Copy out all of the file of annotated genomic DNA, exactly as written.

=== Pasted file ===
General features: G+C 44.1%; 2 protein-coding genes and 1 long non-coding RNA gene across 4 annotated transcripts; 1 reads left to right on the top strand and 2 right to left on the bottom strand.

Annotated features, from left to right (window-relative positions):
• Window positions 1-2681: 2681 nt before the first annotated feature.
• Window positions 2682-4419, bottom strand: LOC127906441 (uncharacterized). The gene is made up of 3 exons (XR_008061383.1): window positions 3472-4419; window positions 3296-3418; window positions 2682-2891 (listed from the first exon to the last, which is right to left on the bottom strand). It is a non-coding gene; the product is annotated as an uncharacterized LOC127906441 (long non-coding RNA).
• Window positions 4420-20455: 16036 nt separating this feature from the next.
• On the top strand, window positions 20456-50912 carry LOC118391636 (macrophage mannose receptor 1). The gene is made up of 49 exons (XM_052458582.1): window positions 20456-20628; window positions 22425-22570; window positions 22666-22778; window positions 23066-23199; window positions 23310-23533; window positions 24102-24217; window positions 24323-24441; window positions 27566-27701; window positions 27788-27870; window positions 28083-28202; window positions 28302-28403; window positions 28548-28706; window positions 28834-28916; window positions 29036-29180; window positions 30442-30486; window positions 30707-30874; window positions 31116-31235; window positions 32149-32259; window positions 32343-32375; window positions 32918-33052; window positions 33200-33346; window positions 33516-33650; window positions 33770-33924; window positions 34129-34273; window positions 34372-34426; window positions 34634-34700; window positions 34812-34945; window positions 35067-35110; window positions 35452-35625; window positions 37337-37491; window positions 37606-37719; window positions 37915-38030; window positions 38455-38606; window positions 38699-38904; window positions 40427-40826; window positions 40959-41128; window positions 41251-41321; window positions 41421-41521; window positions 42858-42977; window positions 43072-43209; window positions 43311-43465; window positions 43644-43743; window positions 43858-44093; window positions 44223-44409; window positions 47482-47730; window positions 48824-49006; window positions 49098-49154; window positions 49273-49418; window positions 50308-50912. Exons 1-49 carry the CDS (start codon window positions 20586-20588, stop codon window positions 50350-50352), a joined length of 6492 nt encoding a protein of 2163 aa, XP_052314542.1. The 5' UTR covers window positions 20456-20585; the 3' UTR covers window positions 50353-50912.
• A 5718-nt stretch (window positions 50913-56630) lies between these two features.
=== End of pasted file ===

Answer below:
General features: G+C 44.1%; 2 protein-coding genes and 1 long non-coding RNA gene across 4 annotated transcripts; 1 reads left to right on the top strand and 2 right to left on the bottom strand.

Annotated features, from left to right (window-relative positions):
• Window positions 1-2681: 2681 nt before the first annotated feature.
• Window positions 2682-4419, bottom strand: LOC127906441 (uncharacterized). The gene is made up of 3 exons (XR_008061383.1): window positions 3472-4419; window positions 3296-3418; window positions 2682-2891 (listed from the first exon to the last, which is right to left on the bottom strand). It is a non-coding gene; the product is annotated as an uncharacterized LOC127906441 (long non-coding RNA).
• Window positions 4420-20455: 16036 nt separating this feature from the next.
• On the top strand, window positions 20456-50912 carry LOC118391636 (macrophage mannose receptor 1). The gene is made up of 49 exons (XM_052458582.1): window positions 20456-20628; window positions 22425-22570; window positions 22666-22778; window positions 23066-23199; window positions 23310-23533; window positions 24102-24217; window positions 24323-24441; window positions 27566-27701; window positions 27788-27870; window positions 28083-28202; window positions 28302-28403; window positions 28548-28706; window positions 28834-28916; window positions 29036-29180; window positions 30442-30486; window positions 30707-30874; window positions 31116-31235; window positions 32149-32259; window positions 32343-32375; window positions 32918-33052; window positions 33200-33346; window positions 33516-33650; window positions 33770-33924; window positions 34129-34273; window positions 34372-34426; window positions 34634-34700; window positions 34812-34945; window positions 35067-35110; window positions 35452-35625; window positions 37337-37491; window positions 37606-37719; window positions 37915-38030; window positions 38455-38606; window positions 38699-38904; window positions 40427-40826; window positions 40959-41128; window positions 41251-41321; window positions 41421-41521; window positions 42858-42977; window positions 43072-43209; window positions 43311-43465; window positions 43644-43743; window positions 43858-44093; window positions 44223-44409; window positions 47482-47730; window positions 48824-49006; window positions 49098-49154; window positions 49273-49418; window positions 50308-50912. Exons 1-49 carry the CDS (start codon window positions 20586-20588, stop codon window positions 50350-50352), a joined length of 6492 nt encoding a protein of 2163 aa, XP_052314542.1. The 5' UTR covers window positions 20456-20585; the 3' UTR covers window positions 50353-50912.
• A 5718-nt stretch (window positions 50913-56630) lies between these two features.